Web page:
LefévŠre defends Museeuw

IOC chief Jacques Rogge's questioning of Johan Museeuw's achievements has provoked a stinging respon

IOC chief Jacques Rogge's questioning of Johan Museeuw's achievements has provoked a stinging respon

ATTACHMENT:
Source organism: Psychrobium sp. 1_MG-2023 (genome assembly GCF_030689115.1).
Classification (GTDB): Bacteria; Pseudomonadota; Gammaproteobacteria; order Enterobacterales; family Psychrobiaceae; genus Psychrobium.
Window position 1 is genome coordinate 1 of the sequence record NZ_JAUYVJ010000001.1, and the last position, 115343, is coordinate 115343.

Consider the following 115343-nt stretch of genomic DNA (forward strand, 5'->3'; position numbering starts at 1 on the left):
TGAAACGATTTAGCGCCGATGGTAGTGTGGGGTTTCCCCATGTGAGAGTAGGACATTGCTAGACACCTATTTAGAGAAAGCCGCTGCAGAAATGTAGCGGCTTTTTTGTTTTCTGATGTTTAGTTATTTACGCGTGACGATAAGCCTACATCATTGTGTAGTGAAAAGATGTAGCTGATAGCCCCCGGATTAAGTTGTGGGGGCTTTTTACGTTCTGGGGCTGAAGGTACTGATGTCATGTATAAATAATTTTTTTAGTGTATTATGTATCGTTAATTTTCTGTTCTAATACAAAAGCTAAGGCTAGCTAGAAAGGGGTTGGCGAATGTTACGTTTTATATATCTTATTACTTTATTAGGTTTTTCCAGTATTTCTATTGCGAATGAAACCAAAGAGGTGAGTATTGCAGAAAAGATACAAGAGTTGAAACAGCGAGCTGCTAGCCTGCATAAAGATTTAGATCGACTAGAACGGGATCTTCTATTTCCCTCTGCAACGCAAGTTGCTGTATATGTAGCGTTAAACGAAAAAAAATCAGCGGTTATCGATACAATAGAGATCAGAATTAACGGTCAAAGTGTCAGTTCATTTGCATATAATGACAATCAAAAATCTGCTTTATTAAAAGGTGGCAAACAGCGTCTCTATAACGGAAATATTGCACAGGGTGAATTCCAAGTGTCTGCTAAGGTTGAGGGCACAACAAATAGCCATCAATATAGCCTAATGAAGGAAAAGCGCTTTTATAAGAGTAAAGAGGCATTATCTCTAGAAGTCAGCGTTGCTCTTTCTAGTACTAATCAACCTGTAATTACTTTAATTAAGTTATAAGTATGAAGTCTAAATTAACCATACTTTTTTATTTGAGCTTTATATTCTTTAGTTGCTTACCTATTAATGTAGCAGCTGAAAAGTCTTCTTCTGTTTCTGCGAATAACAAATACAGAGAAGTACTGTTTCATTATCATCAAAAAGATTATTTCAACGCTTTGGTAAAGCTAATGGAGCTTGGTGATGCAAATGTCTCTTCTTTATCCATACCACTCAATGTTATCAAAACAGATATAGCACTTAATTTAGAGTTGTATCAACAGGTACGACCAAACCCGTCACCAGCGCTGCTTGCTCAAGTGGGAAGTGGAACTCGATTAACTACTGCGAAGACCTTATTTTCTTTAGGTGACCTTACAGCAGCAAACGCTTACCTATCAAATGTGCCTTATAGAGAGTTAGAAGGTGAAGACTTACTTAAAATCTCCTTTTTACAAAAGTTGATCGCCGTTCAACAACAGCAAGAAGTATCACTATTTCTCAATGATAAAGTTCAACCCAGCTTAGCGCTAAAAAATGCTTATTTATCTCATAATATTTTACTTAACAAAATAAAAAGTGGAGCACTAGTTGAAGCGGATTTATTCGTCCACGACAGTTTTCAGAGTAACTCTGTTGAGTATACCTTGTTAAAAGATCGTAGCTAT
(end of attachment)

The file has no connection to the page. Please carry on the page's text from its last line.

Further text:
PICTURE BY TIM DE WAELE Quick Step team manager Patrick Lefvre has defended Belgian Classics king Johan Museeuw following an attack on the recently retired rider's reputation by International Olympic Committee president Jacques Rogge. Lefvre said that Rogge "should know when to keep quiet" after the IOC chief stated in the Belgian press at the weekend that the value of Museeuw's victories "can certainly be questioned". The war of words stems from the recent four-year ban imposed on Museeuw by the Belgian federation for as yet unrevealed offences that came to the federation's attention during an ongoing trial investigating the trafficking and use of doping products in Belgium. Although he retired from racing back in April, Museeuw may still be prevented from working in a PR role for Lefvre's Quick Step team by the ban. Defending his close friend, Lefvre told La Dernire Heure's Philippe Van Holle that Museeuw was disappointed by Rogge's attack, but is keeping his own counsel. Lefvre, however, is not holding back. "I think what he said is totally out of order simply because Dr Rogge does not know what is in the dossier concerning Johan, and when you don't know what you're talking about it's better to keep quiet. I think he should take a look at himself in the mirror and ask himself if, in his role as a doctor, he has never made a mistake, if he has never prescribed even just a single (banned product) to athletes. If the words I have read are really what he said, then they don't do him any honour," said Lefvre of the Olympic chief. Asked if Rogge had applied any pressure on him to prevent Museeuw from working with Quick Step in a PR or directeur sportif position, Lefvre retorted: "No, I don't think Rogge has ever spoken to me, except perhaps to say hello. For my part, I think he has enough on his plate defending athletes without getting involved in the case of a cyclist that he doesn't know fully about. I find Jacques Rogge's attitude very weak, especially for someone who carries that amount of responsibility."
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